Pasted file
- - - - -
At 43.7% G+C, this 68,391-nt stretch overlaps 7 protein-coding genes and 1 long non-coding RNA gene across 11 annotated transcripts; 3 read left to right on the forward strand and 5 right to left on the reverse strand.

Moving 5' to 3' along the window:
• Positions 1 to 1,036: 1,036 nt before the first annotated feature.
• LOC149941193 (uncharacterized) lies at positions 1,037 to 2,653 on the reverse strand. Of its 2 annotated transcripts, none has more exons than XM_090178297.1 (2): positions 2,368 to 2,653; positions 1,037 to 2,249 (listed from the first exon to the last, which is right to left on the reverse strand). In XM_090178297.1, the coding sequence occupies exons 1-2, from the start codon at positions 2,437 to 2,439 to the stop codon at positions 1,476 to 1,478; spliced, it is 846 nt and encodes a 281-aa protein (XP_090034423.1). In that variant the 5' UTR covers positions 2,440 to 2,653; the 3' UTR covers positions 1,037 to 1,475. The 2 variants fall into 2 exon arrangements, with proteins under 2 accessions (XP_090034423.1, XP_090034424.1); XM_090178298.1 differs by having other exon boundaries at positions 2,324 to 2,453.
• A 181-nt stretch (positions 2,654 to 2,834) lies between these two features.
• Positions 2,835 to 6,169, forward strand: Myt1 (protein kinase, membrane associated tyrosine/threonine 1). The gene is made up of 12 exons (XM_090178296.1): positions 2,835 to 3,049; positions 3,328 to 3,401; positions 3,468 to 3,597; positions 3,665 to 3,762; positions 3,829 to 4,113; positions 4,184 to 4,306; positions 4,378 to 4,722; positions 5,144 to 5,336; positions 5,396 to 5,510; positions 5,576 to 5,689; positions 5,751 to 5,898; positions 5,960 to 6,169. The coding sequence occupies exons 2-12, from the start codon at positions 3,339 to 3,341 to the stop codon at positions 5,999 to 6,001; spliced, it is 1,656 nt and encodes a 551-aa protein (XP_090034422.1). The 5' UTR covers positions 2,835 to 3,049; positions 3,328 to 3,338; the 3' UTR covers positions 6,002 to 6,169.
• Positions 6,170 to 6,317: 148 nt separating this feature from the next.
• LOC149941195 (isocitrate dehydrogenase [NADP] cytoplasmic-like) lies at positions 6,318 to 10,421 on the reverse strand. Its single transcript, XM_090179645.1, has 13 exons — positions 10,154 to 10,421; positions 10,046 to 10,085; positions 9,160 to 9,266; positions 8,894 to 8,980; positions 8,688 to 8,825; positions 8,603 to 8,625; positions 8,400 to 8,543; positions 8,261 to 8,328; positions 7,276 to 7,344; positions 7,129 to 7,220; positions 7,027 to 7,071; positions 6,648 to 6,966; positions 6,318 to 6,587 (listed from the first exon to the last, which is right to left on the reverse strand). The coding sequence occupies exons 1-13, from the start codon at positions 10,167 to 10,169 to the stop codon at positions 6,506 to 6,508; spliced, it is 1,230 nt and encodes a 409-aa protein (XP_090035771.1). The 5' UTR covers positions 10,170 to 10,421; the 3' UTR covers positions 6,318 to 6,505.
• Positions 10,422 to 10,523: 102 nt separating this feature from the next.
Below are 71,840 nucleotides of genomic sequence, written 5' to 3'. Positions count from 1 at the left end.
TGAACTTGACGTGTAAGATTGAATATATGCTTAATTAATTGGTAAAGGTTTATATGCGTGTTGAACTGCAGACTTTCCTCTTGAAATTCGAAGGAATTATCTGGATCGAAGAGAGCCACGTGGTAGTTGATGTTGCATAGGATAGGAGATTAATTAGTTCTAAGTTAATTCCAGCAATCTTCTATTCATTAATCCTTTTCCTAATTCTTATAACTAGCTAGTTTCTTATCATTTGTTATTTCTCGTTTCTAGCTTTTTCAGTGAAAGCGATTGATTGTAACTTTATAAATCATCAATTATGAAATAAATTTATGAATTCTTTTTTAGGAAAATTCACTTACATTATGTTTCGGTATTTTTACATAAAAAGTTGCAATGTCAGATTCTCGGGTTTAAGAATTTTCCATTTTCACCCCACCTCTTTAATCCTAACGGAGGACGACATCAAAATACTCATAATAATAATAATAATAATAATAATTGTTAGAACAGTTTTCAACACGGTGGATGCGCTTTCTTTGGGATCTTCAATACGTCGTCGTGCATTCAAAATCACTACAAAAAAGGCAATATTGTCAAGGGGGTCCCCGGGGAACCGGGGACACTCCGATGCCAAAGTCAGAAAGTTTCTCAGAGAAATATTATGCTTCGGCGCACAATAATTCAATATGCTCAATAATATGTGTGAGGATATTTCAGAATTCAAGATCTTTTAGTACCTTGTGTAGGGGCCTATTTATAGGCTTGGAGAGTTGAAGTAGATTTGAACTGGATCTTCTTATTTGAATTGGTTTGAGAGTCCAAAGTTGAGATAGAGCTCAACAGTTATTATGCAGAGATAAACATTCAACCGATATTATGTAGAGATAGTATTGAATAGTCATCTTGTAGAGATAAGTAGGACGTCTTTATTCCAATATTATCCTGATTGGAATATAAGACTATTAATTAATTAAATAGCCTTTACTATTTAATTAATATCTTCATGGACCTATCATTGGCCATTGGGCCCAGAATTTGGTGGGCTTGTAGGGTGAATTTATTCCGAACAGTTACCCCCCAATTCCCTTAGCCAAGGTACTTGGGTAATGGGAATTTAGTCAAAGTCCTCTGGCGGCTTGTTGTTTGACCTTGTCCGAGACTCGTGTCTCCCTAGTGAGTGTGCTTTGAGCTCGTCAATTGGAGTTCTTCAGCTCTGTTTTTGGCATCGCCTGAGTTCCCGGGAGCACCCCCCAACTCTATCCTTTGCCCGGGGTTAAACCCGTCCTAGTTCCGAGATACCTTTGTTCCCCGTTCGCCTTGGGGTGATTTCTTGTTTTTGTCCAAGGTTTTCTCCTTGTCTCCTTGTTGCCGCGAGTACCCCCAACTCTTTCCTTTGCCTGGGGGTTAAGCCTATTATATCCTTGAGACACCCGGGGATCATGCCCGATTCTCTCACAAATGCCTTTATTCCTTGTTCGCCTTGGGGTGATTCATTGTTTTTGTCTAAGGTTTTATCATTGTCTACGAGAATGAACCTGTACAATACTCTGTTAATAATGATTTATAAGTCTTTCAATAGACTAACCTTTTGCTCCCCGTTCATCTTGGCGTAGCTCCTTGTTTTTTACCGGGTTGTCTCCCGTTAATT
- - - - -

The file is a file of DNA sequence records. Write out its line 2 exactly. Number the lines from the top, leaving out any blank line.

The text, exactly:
Moving 5' to 3' along the window: